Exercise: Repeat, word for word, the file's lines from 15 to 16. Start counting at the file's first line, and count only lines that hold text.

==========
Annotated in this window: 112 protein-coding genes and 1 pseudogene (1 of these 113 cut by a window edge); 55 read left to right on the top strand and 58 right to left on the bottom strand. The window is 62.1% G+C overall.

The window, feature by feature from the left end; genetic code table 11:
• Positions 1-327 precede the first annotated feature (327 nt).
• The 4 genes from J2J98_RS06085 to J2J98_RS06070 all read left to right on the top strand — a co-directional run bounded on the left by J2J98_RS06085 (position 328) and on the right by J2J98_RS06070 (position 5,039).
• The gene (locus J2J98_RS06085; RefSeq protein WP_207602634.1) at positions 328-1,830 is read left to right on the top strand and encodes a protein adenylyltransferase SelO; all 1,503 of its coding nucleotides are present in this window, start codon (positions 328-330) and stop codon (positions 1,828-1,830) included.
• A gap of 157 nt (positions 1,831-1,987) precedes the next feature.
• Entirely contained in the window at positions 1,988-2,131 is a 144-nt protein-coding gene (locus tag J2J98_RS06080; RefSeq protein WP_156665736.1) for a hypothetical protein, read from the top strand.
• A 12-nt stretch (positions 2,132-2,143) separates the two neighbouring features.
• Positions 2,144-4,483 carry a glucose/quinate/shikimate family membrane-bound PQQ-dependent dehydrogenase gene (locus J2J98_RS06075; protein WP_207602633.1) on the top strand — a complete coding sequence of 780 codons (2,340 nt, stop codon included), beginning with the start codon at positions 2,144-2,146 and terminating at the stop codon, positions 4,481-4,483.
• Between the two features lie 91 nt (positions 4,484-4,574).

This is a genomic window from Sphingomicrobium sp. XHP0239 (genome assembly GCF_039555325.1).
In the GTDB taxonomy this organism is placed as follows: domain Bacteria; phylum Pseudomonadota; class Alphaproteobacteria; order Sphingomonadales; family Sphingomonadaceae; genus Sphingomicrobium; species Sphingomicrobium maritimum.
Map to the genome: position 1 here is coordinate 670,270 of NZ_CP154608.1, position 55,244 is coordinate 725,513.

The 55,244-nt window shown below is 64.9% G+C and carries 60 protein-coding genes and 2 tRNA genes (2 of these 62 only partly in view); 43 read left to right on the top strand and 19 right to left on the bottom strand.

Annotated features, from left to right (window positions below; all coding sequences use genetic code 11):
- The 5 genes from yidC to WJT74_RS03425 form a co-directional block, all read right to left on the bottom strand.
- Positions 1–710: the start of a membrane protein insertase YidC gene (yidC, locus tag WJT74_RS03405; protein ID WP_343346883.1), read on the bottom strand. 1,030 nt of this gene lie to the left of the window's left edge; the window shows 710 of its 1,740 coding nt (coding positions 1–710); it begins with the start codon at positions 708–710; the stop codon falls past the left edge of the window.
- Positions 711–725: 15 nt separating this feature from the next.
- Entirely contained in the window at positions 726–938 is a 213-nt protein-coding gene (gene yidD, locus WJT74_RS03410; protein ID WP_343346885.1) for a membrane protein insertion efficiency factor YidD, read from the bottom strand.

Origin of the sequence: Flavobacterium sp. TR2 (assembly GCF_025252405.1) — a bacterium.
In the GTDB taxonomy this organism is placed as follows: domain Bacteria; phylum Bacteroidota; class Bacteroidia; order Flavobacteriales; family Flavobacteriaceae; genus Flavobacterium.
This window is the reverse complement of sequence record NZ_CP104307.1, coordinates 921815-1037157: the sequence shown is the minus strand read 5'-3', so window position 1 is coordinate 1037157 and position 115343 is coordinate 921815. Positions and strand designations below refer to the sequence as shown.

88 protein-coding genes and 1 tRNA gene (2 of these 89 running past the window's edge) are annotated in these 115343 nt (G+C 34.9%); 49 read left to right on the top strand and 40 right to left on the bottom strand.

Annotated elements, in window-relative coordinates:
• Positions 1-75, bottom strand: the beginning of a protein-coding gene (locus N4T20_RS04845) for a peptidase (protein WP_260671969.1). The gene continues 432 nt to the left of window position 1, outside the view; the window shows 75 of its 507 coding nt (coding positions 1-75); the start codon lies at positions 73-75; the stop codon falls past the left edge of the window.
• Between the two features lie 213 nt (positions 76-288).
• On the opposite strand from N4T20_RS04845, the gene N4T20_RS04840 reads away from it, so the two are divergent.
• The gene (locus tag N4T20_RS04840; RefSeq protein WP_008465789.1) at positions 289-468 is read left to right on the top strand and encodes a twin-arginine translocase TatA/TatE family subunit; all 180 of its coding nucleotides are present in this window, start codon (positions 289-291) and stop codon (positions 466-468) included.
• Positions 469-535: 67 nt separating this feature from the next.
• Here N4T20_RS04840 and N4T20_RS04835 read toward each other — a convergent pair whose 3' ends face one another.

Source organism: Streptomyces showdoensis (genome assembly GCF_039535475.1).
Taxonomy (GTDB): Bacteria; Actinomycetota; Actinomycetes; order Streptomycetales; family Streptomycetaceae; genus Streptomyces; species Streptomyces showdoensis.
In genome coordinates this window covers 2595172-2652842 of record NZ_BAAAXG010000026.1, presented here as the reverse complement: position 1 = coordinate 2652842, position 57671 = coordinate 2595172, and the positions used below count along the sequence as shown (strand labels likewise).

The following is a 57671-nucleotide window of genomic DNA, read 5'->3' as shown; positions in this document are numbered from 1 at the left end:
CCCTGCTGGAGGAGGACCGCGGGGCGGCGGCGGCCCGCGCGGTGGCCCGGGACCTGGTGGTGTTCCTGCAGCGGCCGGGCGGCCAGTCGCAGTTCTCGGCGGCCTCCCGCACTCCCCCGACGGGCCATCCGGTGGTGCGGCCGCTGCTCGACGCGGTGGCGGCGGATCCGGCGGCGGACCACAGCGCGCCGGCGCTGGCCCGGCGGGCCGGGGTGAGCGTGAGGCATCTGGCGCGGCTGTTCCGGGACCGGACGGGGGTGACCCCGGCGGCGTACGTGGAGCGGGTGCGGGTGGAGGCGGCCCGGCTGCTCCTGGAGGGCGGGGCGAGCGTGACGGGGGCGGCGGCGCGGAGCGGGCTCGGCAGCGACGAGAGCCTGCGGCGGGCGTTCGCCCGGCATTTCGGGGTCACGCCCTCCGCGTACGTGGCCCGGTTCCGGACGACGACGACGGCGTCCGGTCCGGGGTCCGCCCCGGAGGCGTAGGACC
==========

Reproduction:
Annotated features, from left to right (window positions below; all coding sequences use genetic code 11):
- The 5 genes from yidC to WJT74_RS03425 form a co-directional block, all read right to left on the bottom strand.